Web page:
Vesper said...

Marilyn, I've read the excerpt from your book on Amazon. It completely hooked me! The book is in my shopping cart now, just waiting for a few more others to make the 39$ CDN necessary to get free shipping... :-)

I have pretty much the same method as you for choosing a book. However, anything that reminds me of censorship scares me more than anything unpleasant that I could unexpectedly find in a book.

Marilyn Brant said...

You *are* fantabulous and funny, Maria! And, yes, I still watch and read things that I know are going to creep me out, too. Actually, I'm in awe of Harlan Coben's talent and, even though his books scare me so much (psychological thrillers not graphic violence), I'll still read him. In the DAYTIME--LOL!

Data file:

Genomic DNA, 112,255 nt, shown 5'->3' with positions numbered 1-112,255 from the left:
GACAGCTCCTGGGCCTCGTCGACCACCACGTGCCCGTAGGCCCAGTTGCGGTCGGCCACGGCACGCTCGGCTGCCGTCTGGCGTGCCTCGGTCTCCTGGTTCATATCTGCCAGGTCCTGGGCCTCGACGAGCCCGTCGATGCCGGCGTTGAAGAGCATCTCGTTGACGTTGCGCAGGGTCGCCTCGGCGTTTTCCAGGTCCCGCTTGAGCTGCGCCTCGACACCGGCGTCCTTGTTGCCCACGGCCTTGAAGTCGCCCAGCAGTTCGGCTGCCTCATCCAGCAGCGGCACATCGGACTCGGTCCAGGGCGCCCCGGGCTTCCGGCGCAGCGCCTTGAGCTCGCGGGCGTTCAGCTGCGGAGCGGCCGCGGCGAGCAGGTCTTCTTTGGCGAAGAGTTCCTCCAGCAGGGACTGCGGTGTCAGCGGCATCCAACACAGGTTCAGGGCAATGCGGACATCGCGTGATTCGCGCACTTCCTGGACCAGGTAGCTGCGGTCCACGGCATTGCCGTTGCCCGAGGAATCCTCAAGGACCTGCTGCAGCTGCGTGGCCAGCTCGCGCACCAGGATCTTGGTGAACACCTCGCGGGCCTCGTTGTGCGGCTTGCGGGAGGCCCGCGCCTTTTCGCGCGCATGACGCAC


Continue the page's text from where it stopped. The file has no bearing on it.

Vesper, thank you so much! I truly hope you'll like 'Jane'... And I'm with you on this--censorship is far worse than accidentally seeing something I'd rather not.

Hope you all have a wonderful weekend!!